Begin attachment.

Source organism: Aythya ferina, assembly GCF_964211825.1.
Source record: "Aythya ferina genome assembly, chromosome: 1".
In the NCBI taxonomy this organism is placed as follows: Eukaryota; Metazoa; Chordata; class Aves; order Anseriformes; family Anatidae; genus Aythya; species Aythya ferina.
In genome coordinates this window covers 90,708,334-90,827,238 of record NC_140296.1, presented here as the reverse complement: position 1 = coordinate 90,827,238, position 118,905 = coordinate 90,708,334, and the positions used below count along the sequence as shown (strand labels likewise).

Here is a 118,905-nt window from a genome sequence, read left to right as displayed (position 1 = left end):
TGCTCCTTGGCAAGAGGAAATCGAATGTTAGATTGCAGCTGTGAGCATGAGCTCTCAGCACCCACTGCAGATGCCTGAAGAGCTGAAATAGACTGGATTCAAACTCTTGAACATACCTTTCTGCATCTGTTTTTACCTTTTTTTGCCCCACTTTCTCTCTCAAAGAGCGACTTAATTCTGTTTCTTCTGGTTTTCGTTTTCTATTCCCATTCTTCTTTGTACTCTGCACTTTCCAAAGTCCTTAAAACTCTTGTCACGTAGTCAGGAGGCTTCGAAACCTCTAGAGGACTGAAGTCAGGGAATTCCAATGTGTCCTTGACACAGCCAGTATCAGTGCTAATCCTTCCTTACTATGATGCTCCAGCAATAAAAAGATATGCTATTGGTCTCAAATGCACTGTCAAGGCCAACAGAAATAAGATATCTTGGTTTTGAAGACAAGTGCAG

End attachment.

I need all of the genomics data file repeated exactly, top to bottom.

Source organism: Aythya ferina, assembly GCF_964211825.1.
Source record: "Aythya ferina genome assembly, chromosome: 1".
In the NCBI taxonomy this organism is placed as follows: Eukaryota; Metazoa; Chordata; class Aves; order Anseriformes; family Anatidae; genus Aythya; species Aythya ferina.
In genome coordinates this window covers 90,708,334-90,827,238 of record NC_140296.1, presented here as the reverse complement: position 1 = coordinate 90,827,238, position 118,905 = coordinate 90,708,334, and the positions used below count along the sequence as shown (strand labels likewise).

Here is a 118,905-nt window from a genome sequence, read left to right as displayed (position 1 = left end):
TGCTCCTTGGCAAGAGGAAATCGAATGTTAGATTGCAGCTGTGAGCATGAGCTCTCAGCACCCACTGCAGATGCCTGAAGAGCTGAAATAGACTGGATTCAAACTCTTGAACATACCTTTCTGCATCTGTTTTTACCTTTTTTTGCCCCACTTTCTCTCTCAAAGAGCGACTTAATTCTGTTTCTTCTGGTTTTCGTTTTCTATTCCCATTCTTCTTTGTACTCTGCACTTTCCAAAGTCCTTAAAACTCTTGTCACGTAGTCAGGAGGCTTCGAAACCTCTAGAGGACTGAAGTCAGGGAATTCCAATGTGTCCTTGACACAGCCAGTATCAGTGCTAATCCTTCCTTACTATGATGCTCCAGCAATAAAAAGATATGCTATTGGTCTCAAATGCACTGTCAAGGCCAACAGAAATAAGATATCTTGGTTTTGAAGACAAGTGCAG